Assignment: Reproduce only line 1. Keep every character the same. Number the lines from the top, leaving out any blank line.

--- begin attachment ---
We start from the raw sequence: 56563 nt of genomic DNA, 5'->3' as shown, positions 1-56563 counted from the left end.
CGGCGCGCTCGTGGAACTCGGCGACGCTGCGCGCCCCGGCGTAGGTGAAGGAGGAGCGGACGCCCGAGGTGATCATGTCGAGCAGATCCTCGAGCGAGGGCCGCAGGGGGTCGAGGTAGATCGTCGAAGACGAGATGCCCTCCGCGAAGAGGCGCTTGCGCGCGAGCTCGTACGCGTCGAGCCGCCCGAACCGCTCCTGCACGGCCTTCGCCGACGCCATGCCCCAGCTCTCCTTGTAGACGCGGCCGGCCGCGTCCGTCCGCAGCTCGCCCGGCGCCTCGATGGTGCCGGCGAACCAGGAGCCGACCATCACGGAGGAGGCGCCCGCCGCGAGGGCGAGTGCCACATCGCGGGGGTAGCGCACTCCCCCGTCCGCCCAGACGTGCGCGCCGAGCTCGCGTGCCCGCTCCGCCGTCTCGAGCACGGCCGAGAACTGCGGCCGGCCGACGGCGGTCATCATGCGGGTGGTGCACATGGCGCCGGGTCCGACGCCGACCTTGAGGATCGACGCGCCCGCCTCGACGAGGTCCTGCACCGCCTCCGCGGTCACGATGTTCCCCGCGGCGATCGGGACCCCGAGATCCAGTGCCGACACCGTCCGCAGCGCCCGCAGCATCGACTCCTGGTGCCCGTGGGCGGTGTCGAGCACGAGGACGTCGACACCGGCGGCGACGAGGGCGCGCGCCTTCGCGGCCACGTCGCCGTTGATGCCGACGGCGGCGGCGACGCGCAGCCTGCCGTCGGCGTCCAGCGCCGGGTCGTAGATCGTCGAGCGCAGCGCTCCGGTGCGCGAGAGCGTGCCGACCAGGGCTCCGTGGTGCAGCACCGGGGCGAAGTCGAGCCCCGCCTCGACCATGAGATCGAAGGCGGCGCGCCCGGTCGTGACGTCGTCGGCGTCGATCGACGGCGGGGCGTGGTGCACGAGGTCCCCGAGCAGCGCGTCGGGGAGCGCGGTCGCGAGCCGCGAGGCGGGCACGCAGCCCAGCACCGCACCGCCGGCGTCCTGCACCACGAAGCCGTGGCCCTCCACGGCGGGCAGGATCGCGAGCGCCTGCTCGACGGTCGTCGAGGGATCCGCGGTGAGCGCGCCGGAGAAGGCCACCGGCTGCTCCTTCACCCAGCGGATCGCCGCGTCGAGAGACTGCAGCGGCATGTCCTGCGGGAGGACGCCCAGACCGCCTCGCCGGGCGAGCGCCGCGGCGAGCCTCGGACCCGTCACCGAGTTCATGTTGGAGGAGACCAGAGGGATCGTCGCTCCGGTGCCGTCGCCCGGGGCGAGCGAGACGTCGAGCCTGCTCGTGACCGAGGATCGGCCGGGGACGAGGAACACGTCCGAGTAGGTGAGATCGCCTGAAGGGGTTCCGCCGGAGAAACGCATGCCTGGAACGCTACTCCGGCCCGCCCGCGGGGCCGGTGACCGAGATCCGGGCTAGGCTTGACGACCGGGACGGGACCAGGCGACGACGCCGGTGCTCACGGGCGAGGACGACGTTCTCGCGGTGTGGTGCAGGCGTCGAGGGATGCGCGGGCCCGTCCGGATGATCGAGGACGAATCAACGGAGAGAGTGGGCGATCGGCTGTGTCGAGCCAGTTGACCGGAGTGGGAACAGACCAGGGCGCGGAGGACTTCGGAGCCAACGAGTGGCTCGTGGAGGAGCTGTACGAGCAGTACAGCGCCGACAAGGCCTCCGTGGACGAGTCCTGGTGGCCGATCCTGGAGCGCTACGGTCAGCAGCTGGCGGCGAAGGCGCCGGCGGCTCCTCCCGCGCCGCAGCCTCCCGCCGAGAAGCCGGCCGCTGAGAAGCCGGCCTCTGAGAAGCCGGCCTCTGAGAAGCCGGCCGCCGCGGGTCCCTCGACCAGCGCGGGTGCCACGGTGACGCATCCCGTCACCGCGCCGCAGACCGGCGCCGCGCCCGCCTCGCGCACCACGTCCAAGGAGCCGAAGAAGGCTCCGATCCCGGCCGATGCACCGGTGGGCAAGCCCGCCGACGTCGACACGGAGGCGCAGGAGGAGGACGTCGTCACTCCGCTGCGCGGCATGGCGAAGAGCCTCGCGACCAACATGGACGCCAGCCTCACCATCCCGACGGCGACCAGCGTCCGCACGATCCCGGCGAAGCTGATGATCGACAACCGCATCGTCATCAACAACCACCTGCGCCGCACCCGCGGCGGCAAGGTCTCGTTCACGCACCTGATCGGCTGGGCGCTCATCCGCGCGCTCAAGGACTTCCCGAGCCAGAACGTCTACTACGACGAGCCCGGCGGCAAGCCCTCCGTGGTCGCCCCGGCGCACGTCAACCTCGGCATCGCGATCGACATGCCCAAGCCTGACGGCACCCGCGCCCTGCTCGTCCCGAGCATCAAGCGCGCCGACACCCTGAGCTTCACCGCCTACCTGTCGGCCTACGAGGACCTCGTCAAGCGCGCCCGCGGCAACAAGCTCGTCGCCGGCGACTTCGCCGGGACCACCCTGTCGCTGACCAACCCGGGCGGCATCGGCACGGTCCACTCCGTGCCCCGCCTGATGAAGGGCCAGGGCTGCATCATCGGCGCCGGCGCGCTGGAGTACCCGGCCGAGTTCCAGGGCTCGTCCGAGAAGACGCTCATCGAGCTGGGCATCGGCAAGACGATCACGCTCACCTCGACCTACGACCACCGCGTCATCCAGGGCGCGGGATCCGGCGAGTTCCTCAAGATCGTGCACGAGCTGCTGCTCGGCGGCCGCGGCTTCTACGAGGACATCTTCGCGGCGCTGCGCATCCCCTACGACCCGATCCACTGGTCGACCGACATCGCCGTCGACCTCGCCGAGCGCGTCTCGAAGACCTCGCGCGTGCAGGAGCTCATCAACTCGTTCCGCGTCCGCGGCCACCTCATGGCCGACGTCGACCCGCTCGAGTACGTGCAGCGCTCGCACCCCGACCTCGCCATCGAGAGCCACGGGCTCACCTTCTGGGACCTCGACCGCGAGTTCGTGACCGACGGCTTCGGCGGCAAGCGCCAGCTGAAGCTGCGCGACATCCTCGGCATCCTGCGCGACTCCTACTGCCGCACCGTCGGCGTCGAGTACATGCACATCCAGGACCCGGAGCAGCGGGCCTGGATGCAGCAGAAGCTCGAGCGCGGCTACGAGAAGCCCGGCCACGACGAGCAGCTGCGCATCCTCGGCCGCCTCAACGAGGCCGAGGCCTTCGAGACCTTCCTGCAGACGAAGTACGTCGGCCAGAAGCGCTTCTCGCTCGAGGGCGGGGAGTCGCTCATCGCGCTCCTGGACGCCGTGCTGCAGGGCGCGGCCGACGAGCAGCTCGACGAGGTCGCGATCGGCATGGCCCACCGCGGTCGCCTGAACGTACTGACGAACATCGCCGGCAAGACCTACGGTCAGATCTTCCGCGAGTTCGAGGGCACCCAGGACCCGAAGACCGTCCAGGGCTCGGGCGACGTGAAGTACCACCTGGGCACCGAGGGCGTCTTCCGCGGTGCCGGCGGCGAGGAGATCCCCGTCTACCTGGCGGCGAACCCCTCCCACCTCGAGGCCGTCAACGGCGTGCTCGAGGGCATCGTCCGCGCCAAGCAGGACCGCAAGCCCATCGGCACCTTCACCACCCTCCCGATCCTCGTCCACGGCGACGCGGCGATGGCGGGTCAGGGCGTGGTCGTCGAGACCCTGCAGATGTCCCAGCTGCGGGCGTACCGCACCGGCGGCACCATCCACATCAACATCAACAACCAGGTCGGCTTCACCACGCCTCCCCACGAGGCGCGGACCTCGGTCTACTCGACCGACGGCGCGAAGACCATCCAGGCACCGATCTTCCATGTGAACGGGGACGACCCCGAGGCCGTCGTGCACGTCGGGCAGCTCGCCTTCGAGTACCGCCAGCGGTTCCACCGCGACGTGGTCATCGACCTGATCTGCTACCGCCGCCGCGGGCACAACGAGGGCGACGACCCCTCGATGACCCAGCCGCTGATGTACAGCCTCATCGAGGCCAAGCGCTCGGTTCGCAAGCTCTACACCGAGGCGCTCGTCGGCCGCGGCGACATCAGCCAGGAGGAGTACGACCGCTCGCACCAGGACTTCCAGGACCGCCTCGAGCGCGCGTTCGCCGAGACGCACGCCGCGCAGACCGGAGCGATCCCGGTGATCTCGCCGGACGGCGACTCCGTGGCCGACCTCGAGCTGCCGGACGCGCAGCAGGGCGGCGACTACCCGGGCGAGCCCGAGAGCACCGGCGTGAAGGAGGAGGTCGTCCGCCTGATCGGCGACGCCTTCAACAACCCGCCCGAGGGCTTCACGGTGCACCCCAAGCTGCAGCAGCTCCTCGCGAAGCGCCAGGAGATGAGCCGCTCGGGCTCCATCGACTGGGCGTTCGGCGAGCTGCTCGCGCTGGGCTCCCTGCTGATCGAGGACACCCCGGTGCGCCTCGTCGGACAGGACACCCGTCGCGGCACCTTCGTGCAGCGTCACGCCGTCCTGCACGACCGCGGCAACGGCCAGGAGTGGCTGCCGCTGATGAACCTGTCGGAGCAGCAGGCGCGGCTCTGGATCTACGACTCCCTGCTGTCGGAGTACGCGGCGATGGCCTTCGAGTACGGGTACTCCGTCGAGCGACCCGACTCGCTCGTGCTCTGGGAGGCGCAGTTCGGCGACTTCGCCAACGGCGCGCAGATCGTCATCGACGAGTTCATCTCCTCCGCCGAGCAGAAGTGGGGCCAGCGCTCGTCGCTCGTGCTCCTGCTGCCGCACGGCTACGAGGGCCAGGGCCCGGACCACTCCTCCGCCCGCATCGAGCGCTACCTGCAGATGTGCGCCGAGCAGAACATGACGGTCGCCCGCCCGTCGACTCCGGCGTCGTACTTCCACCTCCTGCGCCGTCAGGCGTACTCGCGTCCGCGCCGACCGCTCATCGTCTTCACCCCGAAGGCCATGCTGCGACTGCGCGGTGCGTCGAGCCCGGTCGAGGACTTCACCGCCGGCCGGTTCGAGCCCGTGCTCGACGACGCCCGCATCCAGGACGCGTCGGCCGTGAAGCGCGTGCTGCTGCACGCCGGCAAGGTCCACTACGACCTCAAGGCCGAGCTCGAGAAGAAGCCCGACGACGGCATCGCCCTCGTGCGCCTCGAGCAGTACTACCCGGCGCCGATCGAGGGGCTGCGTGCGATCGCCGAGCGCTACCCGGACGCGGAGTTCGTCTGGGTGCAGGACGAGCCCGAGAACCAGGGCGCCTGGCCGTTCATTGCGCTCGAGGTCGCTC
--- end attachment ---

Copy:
We start from the raw sequence: 56563 nt of genomic DNA, 5'->3' as shown, positions 1-56563 counted from the left end.